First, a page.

Athletes from more than 100 countries were supposed to stream into Tokyo's National Stadium on Friday as the opening ceremony for the 2020 Olympic Games unfolded. Instead, thanks to the COVID-19 pandemic, organizers merely posted a video message reminding people that the games will (in theory) still happen next year. It’s the most serious crisis to face the Olympics in decades. But in all likelihood, it will soon be the second most serious.

A bigger calamity awaits just five months after the rescheduled Summer Games, when athletes are supposed to convene in Beijing for the 2022 Winter Olympics. Thanks to growing concerns over China’s geopolitical ambitions and human rights record, boycotts are already being discussed by some of the Olympics’ most influential competitors. If they follow through, their absence will not only undermine the credibility of the games but severely curtail the sponsorships that even make them possible.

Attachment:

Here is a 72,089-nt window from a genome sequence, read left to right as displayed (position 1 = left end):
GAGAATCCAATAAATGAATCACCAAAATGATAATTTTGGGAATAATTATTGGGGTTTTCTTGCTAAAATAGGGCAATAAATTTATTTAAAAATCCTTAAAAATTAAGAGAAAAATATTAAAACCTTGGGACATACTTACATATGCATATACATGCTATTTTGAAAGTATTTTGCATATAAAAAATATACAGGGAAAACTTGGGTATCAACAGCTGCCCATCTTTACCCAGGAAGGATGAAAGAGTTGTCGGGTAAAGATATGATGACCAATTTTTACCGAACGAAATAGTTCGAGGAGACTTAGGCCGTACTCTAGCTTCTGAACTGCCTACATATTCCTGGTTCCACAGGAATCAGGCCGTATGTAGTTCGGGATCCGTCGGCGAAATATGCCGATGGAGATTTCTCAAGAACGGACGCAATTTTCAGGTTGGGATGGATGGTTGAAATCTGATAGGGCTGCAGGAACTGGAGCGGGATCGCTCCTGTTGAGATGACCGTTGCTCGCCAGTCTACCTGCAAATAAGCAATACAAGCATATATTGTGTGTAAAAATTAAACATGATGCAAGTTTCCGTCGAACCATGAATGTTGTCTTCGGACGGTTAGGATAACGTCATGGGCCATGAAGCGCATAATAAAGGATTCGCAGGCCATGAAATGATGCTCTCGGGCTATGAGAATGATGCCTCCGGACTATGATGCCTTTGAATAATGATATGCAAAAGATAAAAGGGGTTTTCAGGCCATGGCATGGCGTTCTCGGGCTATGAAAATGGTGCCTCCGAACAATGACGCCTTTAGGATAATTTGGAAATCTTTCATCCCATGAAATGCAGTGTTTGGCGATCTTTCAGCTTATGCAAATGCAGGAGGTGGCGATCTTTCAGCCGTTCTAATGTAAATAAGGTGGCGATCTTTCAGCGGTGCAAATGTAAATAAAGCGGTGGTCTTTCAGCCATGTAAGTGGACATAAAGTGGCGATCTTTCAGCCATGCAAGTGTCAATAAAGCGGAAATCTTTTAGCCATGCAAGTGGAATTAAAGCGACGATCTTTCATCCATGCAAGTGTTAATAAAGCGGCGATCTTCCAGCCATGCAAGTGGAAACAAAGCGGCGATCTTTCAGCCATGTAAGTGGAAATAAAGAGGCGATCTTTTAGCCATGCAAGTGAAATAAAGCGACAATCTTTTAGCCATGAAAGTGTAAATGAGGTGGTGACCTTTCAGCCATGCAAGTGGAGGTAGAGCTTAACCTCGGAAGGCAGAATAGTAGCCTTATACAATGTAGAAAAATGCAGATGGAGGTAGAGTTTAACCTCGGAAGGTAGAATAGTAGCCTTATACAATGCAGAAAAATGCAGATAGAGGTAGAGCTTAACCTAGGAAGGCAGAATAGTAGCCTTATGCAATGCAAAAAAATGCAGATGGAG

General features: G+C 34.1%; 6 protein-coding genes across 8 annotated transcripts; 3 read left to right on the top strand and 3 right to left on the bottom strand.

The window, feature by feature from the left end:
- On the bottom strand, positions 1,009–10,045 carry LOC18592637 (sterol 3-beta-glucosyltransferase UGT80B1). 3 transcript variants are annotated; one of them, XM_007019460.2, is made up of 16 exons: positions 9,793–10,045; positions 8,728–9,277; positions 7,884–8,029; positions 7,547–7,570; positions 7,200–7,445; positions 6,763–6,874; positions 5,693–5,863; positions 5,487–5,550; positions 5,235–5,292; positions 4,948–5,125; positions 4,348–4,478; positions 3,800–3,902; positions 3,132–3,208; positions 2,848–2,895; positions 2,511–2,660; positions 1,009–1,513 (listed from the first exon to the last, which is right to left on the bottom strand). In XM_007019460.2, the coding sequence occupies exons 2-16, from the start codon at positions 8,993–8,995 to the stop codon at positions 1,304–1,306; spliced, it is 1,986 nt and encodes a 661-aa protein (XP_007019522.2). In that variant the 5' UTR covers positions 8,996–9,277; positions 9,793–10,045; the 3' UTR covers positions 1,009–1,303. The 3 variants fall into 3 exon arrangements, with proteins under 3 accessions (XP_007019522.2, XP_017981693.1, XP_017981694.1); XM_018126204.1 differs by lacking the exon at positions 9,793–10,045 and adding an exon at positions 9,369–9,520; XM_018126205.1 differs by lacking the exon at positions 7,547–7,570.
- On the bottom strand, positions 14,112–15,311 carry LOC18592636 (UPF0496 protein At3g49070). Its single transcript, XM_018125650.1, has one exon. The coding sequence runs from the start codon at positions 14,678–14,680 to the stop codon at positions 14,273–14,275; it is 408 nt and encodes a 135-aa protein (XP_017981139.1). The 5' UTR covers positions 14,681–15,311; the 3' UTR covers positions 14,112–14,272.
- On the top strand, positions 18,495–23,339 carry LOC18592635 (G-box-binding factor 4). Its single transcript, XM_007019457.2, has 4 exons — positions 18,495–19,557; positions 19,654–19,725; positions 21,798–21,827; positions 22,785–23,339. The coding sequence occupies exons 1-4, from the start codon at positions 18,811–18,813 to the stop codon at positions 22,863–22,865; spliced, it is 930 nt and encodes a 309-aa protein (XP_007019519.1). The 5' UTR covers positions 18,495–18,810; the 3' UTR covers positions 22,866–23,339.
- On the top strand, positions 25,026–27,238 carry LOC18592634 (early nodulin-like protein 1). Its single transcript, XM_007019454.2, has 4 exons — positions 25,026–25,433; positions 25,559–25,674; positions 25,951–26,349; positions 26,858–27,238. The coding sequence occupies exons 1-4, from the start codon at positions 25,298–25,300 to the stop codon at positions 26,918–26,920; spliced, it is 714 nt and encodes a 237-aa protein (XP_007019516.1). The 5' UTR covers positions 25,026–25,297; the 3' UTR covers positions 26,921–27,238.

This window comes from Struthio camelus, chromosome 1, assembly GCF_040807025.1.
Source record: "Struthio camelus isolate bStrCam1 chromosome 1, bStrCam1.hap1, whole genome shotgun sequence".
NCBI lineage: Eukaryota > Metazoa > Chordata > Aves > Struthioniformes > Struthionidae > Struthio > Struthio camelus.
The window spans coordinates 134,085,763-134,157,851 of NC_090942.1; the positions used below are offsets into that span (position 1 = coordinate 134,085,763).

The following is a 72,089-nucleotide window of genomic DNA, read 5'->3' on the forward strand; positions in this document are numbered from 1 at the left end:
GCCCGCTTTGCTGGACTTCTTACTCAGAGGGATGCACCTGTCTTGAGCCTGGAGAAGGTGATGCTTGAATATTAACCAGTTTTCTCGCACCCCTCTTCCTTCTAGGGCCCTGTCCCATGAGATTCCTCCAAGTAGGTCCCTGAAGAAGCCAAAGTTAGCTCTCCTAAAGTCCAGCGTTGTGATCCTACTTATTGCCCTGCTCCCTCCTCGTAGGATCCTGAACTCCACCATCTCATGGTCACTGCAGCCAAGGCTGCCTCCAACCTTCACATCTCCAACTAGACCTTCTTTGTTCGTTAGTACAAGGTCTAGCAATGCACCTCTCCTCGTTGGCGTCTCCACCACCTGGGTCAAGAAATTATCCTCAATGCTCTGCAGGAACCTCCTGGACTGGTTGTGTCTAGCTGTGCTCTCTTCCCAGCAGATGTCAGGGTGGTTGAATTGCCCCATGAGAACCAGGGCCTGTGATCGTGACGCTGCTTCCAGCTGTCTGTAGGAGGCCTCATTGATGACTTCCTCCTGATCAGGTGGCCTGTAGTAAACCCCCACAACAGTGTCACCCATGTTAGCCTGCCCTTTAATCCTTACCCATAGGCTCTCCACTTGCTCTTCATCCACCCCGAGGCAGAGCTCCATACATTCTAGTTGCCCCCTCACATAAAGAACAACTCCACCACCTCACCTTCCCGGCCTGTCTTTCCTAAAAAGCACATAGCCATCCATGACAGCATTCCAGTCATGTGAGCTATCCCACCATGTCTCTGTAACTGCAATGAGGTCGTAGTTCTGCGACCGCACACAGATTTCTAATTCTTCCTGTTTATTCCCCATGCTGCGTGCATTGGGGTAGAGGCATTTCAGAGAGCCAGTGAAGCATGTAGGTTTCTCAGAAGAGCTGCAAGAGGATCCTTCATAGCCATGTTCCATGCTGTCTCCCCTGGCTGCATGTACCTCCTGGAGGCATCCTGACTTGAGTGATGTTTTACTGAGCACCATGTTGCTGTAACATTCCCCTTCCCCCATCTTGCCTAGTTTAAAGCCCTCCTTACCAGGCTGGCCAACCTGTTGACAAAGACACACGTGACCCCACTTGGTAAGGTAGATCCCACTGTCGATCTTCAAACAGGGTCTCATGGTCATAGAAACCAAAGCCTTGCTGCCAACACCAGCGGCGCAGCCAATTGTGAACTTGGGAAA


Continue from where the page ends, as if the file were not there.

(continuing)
The 2022 Games were in trouble long before Beijing was chosen to host them. When bidding for the host city opened in 2012, the International Olympic Committee made no secret of the fact that it would prefer that the games return to Europe. But after a slew of contenders pulled out, the only bidders ended up being Beijing and Almaty, Kazakhstan — a city with no track record of hosting an event even remotely approaching the scale of the Olympics.